Regime strikes kill 28 civilians near Damascus: monitor
Air strikes by Syrian warplanes on a rebel-held region near Damascus killed at least 28 civilians on Monday, the Syrian Observatory for Human Rights monitor said.
The highest toll was in Douma, the largest town in the Eastern Ghouta region, where raids killed 22 civilians including at least two children, it said.
An AFP correspondent at the town hospital said he saw many wounded people, their faces bloodied. All the facility's beds were occupied by men, women and children.
A child burst into tears when he found his father in the hospital, the correspondent said.
Five more civilians were killed in the town of Sabqa and one in the town of Harasta, both also in Eastern Ghouta, the Observatory said.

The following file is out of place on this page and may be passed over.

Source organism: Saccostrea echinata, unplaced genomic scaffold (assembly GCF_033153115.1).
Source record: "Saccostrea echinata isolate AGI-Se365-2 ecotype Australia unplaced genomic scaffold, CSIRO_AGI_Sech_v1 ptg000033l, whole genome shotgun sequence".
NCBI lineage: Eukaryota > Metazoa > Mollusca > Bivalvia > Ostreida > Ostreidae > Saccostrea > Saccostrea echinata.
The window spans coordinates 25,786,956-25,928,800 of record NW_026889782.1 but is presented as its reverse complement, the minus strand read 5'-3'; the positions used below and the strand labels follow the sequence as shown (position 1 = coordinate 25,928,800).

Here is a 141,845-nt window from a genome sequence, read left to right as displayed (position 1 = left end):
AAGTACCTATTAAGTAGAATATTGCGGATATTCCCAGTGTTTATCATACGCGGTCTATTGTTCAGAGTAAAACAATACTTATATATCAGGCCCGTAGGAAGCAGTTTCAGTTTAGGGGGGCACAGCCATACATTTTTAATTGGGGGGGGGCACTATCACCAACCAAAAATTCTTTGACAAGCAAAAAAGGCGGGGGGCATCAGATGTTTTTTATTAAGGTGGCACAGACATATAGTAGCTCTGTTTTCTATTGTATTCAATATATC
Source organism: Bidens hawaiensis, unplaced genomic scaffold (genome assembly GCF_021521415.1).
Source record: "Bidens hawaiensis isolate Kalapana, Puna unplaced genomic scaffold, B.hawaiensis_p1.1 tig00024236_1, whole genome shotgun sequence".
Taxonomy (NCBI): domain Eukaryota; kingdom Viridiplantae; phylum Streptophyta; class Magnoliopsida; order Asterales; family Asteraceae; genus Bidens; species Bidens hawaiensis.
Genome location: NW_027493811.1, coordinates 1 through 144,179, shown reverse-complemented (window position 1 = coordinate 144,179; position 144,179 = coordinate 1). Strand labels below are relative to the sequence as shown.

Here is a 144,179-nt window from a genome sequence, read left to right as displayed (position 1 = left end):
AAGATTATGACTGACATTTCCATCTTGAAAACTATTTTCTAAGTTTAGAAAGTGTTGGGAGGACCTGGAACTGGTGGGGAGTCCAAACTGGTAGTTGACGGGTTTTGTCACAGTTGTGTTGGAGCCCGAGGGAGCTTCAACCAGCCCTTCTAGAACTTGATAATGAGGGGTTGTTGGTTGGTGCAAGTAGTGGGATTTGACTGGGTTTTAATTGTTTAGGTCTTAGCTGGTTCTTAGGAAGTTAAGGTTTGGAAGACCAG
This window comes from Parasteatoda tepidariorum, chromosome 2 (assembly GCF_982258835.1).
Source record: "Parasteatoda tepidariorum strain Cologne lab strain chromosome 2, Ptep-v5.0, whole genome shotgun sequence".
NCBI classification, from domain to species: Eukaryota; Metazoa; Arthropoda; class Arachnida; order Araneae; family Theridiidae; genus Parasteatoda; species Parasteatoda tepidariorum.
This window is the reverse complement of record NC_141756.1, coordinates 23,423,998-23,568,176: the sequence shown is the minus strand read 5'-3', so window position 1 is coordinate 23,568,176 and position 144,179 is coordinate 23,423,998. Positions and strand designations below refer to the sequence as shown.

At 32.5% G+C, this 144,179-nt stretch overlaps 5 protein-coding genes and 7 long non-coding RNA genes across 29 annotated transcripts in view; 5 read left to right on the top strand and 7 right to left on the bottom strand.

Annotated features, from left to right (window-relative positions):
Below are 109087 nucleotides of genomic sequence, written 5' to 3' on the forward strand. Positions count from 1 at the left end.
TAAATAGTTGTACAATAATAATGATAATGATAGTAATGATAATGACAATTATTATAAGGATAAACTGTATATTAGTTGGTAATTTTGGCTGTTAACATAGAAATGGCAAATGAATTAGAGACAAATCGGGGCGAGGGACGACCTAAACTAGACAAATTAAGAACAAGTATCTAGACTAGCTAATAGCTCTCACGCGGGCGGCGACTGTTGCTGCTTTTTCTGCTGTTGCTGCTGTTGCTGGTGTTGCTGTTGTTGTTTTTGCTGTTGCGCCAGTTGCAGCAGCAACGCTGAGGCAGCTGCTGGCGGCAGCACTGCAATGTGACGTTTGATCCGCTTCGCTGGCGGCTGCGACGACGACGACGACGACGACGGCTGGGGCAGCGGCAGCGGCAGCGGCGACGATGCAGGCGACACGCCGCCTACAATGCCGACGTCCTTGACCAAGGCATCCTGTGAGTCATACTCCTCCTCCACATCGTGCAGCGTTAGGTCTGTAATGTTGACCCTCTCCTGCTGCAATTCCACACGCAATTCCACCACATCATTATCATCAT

The Eastern Ghouta region is adjacent to the capital's eastern neighbourhood of Jobar, which is divided between regime and rebel control.
Last month, the armed opposition launched a surprise assault against regime forces from Jobar, but was repelled after a week of fighting.
Eastern Ghouta has been under a devastating government siege since 2012, and is targeted regularly by air strikes and artillery.
It is the last remaining opposition stronghold near Damascus, where a string of local "reconciliation deals" have seen villages and towns brought back under the control of President Bashar al-Assad's government.
The regime is fighting to push rebels out of five neighbourhoods in Damascus.
The rebels control almost all of Qabun and Tishreen in the northeast, as well as half of Jobar in the east.
They are also present in Barzeh in the north and Tadamun in the south, but the neighbourhoods are covered by a truce with the regime.
More than 320,000 people have been killed and millions displaced since Syria's war started in 2011 with the brutal repression of anti-government protests.